The man stood in a crowded, cramped room. It was well past the middle of the night – closer to daybreak than whenever the last late show wrapped up. He and everyone around him just emerged from a long, grueling day. Nonetheless, their energy was palpable.
Who needs sleep when your nation’s future is on the line?
“Dare to dream that the dawn is breaking on an independent United Kingdom,” he began.
The room erupted, cries of glee bouncing off the bare white walls and low ceiling.
“This, this, if the predictions now are right, this will be a victory for real people,” he continued. “A victory for ordinary people. A victory for decent people. We have fought – we have fought against the multinationals, we’ve fought against the big merchant banks, we fought against big politics, we fought against lies, corruption, and deceit, and today honesty, decency, and belief in nation – I think now is going to win!”
The cheers resumed. Lights flashed. One young man behind the speaker even jumped up and down. All parties concerned were dressed for business – like they should have been. The business they were tending to was, and is, serious as it gets.
When the jubilation settled, the man of the hour resumed: “And we will have done it, we will have done it without having to fight, without a single bullet being fired. We’ll have done it by damned hard work on the ground…by people in the Labour Party, and the Conservative Party, and UKIP, and of no party who’ve taken part in this campaign and will have done it not just for ourselves. We’ll have done it for the whole of Europe.”
European Union member countries, to be exact. Note that Labour = Democrats, Conservatives = Republicans, and UKIP = America First patriots.
“I hope this victory brings down this failed project,” he said of the EU, “and leads us to a Europe of sovereign nation-states trading together, being friends together, cooperating together, and let’s get rid of the [EU] flag, the anthem, Brussels, and all that has gone wrong.”
Cheering. Clapping. Chanting. Smiles – not just of happiness, but deep and abiding hope for a future that, until then, looked gloomier than ever.
“Let,” the orator declared, struggling to be heard above his crowd’s jubilation, “let June the 23rd go down in our history as our Independence Day!”
Fever-pitch cheers from the crowd. So ended the speech – short, sweet, and to the point.
This is what a real revolution looks like. Needless to mention, the speaker, Nigel Farage, is a bona fide revolutionary. The United Kingdom Independence Party’s longtime leader, he has braved anything from death threats to accusation of criminal ‘hate speech’ to media harassment for unabashedly supporting a sovereign Britain.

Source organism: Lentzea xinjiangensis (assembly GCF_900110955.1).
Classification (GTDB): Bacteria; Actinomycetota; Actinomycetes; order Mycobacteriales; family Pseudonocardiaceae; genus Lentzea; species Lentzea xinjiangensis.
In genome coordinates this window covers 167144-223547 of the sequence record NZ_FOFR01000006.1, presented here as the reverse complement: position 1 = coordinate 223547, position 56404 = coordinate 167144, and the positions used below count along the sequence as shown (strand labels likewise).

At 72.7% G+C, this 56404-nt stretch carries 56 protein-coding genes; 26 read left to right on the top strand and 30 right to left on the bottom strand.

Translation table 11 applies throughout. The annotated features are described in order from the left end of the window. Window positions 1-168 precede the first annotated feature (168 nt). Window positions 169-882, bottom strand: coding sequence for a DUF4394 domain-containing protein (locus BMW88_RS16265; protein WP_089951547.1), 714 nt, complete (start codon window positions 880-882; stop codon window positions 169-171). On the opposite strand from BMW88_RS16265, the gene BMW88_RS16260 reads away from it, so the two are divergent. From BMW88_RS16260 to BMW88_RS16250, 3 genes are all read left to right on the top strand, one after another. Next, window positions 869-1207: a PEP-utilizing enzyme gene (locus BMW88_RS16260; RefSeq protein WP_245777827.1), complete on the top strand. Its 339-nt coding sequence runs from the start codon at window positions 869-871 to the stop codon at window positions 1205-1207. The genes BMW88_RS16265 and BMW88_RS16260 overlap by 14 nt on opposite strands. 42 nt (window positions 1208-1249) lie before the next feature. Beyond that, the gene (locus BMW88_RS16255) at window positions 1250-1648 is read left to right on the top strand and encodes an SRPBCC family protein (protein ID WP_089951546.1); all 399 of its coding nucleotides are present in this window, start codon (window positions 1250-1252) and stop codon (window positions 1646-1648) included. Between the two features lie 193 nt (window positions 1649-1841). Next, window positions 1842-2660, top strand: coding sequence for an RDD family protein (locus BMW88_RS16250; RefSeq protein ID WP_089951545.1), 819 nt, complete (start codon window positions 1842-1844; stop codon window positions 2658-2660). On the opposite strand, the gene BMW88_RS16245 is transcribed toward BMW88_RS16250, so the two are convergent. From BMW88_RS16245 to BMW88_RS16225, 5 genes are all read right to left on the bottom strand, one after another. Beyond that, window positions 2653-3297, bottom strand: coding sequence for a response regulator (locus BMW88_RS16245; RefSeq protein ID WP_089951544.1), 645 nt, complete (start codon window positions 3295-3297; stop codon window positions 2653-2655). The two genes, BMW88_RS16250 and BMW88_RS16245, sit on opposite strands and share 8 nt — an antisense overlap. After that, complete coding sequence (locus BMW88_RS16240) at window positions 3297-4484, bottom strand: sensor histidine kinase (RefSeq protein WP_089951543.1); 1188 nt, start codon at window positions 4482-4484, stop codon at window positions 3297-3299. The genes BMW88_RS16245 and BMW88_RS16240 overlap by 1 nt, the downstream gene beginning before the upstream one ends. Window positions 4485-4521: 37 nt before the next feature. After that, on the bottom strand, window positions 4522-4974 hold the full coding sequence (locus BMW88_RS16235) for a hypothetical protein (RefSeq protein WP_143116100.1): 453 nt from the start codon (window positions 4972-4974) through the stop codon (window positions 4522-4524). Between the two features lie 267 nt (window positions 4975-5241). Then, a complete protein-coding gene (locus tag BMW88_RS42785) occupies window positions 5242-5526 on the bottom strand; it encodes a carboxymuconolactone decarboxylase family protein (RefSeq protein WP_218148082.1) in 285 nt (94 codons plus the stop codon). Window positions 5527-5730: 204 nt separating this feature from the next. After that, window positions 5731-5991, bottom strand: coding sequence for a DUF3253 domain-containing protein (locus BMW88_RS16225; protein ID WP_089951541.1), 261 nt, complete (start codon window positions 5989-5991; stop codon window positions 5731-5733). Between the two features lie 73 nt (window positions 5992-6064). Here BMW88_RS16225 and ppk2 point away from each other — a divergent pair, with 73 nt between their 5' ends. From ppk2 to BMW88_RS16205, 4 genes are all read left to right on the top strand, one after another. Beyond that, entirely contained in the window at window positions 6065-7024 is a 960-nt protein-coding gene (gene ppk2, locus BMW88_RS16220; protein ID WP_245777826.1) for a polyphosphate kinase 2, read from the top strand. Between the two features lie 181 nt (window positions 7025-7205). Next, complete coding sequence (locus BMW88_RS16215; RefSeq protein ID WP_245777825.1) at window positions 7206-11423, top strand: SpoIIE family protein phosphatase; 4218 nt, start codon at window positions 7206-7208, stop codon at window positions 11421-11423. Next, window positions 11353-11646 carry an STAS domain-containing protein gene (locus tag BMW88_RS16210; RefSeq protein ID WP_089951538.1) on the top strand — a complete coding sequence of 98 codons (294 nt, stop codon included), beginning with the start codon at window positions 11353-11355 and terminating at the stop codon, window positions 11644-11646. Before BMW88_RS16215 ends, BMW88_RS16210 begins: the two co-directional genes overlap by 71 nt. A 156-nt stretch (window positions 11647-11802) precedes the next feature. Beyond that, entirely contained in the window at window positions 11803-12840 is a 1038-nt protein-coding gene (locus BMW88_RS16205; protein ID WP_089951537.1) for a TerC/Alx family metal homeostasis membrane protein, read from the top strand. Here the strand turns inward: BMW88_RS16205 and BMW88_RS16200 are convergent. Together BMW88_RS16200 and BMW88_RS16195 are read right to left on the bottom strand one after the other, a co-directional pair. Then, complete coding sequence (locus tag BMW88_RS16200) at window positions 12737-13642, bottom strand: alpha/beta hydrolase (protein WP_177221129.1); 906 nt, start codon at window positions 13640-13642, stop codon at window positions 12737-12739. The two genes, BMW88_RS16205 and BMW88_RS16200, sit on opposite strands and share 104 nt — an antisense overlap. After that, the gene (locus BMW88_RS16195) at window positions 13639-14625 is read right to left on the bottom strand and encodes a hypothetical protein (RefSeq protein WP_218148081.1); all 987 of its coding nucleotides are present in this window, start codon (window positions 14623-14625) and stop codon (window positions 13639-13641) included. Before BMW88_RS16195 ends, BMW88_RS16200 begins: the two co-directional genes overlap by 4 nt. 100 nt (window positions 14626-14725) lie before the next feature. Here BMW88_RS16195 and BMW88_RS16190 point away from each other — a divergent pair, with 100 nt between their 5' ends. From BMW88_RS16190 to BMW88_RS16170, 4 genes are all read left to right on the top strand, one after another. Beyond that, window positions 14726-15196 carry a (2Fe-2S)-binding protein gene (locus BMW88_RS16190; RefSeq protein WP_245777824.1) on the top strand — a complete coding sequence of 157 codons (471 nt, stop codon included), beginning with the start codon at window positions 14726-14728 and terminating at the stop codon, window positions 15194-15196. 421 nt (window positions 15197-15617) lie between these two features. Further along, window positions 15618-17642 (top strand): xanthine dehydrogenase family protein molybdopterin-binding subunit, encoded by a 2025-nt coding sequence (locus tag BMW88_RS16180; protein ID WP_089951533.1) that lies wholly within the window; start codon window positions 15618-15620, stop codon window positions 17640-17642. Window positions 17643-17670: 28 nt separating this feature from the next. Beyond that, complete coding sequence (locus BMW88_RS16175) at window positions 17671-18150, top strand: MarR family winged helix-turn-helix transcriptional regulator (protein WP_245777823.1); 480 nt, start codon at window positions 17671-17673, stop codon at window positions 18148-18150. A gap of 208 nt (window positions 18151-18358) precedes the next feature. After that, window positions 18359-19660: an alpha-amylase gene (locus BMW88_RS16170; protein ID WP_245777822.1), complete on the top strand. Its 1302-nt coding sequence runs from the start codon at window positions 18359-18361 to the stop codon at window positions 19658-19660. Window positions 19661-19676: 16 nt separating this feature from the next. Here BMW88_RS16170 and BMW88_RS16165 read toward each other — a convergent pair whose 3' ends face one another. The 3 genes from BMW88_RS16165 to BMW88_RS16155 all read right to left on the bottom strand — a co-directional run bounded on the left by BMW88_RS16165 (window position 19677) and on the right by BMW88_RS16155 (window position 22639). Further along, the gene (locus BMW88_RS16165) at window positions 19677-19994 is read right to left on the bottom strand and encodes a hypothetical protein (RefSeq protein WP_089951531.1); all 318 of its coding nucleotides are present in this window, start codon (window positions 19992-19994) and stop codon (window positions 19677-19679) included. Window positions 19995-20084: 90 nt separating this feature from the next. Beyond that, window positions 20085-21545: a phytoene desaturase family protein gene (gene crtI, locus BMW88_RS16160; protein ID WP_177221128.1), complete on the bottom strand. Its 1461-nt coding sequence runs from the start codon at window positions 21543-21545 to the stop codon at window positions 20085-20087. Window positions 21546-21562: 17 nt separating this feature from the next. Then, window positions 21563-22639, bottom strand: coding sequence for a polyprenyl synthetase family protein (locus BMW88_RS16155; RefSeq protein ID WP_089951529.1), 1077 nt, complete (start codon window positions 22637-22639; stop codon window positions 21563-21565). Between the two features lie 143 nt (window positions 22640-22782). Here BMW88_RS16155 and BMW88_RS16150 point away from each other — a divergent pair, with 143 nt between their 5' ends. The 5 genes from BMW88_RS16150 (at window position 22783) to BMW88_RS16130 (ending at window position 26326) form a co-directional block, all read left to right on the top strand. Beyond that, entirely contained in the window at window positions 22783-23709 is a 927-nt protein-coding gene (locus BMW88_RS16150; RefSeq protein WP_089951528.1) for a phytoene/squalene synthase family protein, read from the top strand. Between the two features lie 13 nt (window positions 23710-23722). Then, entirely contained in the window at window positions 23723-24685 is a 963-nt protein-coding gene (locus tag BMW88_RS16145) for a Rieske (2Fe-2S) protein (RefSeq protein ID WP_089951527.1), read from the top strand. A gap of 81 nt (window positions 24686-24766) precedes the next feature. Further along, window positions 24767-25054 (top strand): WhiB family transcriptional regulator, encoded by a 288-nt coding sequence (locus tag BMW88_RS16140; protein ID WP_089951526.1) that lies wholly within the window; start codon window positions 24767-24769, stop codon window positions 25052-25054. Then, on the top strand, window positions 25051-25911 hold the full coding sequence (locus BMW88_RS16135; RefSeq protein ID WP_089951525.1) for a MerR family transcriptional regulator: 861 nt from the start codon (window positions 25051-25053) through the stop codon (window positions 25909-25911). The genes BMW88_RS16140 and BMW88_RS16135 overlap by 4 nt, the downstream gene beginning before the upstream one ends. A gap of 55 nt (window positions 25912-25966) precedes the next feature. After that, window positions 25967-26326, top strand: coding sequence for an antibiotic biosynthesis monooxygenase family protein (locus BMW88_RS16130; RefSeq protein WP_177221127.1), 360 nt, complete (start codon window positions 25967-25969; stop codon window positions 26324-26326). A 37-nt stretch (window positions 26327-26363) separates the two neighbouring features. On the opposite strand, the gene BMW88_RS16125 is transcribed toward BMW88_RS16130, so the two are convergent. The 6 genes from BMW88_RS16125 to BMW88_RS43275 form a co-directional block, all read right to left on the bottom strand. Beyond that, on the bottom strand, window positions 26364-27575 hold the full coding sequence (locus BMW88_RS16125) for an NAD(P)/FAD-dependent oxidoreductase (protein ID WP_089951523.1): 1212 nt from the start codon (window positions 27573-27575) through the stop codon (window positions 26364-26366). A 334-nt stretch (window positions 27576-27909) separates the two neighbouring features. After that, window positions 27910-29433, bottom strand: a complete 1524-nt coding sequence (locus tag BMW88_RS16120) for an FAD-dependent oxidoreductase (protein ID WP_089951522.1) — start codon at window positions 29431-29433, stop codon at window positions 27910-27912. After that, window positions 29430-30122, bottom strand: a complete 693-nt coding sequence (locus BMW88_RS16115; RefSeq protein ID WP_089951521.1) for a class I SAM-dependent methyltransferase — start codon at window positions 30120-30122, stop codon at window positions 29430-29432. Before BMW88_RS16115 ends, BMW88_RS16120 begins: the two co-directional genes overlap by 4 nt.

When all was said and done, though, the people of England and Wales —- along with many from Ulster and Scotland —- saw through the horse manure and stood with him.
For the long term, Brexit is fantastic by every standard imaginable. However, in one key regard, it is truly exceptional. Before now, few seriously believed that a silent majority of citizens would arise to stem the tide of globalism.
Free trade, perpetual immigration, lower wages, nationwide cultural erosion, bloated bureaucracy, and political correctness are the hallmarks of EU governance. They also constitute the credo of America’s smart set, whether its members reside in Washington, Los Angeles, Chicago, Manhattan, or elsewhere.
Brexit is a defeat for the international globalist establishment, not simply a few poor souls in Brussels and their London lackeys.
Hopefully the tide of civic nationalism will reach American shores over coming weeks and months. All of that should be manifested in the victory of Donald Trump this November. Although polls currently leave him in a bad spot, most surveys deemed Brexit up the creek.Things looked so bad that Farage conceded right after the polls closed.
If the man who built his career on the silent majority cannot predict its actions, how might anybody else?
Voting for Brexit or Trump is essentially the same thing. A ballot cast to make your homeland great again needs no further explanation.
Copyright 2016 Joseph Cotto, distributed exclusively by Cagle Cartoons newspaper syndicate.
Joseph Cotto is a historical and social journalist, and writes about politics, economics and social issues.